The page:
Psalm 119:171
My lips shall utter praise, when you have taught me your statutes.
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(171) Shall utter.—Better, preserving the metaphor of the Hebrew, pour forth a stream of praise.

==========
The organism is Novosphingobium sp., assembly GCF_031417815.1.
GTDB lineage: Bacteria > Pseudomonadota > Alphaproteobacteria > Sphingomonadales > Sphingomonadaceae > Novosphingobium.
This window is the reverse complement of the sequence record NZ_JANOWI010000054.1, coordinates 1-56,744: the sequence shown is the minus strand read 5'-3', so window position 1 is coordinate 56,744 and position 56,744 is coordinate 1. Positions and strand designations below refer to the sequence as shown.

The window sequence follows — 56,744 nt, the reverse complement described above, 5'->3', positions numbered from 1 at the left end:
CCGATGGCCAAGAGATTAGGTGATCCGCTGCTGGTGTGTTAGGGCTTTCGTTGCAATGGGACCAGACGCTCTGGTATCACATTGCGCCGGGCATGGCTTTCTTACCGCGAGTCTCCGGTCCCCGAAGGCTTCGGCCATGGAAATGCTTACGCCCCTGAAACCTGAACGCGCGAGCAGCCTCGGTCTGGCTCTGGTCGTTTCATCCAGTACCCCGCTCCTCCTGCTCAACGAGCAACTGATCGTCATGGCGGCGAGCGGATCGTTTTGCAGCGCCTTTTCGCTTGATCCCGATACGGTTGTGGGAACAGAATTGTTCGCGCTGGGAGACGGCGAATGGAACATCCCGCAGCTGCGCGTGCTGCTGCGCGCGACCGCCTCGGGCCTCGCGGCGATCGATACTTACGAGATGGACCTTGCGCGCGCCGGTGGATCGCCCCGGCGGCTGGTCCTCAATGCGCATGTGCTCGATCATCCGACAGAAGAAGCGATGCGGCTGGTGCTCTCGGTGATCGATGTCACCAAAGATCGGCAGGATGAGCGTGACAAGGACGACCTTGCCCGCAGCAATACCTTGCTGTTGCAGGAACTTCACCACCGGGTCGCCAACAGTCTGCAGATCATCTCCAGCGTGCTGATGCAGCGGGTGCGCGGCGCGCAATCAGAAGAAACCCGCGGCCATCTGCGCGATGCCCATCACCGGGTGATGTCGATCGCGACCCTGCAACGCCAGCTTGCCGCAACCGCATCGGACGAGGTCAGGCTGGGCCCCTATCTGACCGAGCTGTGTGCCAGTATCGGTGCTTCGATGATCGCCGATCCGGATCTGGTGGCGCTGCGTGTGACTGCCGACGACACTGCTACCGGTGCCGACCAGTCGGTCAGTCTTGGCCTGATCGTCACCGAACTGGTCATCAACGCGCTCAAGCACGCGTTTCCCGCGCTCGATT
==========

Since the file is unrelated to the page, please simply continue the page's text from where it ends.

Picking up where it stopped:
119:169-176 The psalmist desired grace and strength to lift up his prayers, and that the Lord would receive and notice them. He desired to know more of God in Christ; to know more of the doctrines of the word, and the duties of religion. He had a deep sense of unworthiness, and holy fear that his prayer should not come before God; Lord, what I pray for is, what thou hast promised. We have learned nothing to purpose, if we have not learned to praise God. We should always make the word of God the rule of our discourse, so as never to transgress it by sinful speaking, or sinful silence. His own hands are not sufficient, nor can any creature lend him help; therefore he looks up to God, that the hand that had made him may help him. He had made religion his deliberate choice. There is an eternal salvation all the saints long for, and therefore they pray that God would help their way to it. Let thy judgments help me; let all ordinances and all providences, (both are God's judgments,) further me in glorifying God; let them help me for that work. He often looks back with shame and gratitude to his lost estate. He still prays for the tender care of Him who purchased his flock with his own blood, that he may receive from him the gift of eternal life. Seek me, that is, Find me; for God never seeks in vain. Turn me, and I shall be turned. Let this psalm be a touchstone by which to try our hearts, and our lives. Do our hearts, cleansed in Christ's blood, make these prayers, resolutions and confessions our own? Is God's word the standard of our faith, and the law of our practice? Do we use it as pleas with Christ for what we need? Happy those who live in such delightful exercises.My lips shall utter praise, when thou hast taught me thy statutes - The sentiment here is the same as in Psalm 119:7. The language is varied, but the meaning here, as in that verse, is, I will praise thee in proportion as I learn thy precepts or thy law. The more I learn of thy will, the more I will praise thee. I shall see more for which to offer praise and adoration, and I shall be more and more inclined to praise and adore time. Each new degree of knowledge will excite a corresponding desire to praise thee. This will be true of all who love God, while this life lasts, and forever. The ever-increasing knowledge of God will excite ever-increasing praise; and as God is infinite and eternal, it follows that the increase of knowledge and of happiness, in those who are saved, will be eternal. These things will go hand in hand forever and ever. 171, 172. shall utter—or, "pour out praise" (compare Ps 19:2); shall cause Thy praises to stream forth as from a bubbling, overflowing fountain.Ver. 171. No text from Poole on this verse. My lips shall utter praise,.... Like water flowing from a fountain, as the word (m) signifies. The heart of a good man is like a fountain of water, abounding: with good things, and his mouth is a well of life; out of the abundance of grace and good things in his heart his mouth speaks, John 4:14; and particularly his heart is filled with praise and thankfulness for the many blessings of providence and grace enjoyed; his lips show it forth; it comes flowing from him freely and readily, without force and compulsion, largely and plentifully, constantly and continually, and with great vehemence and strength, as streams from a fountain;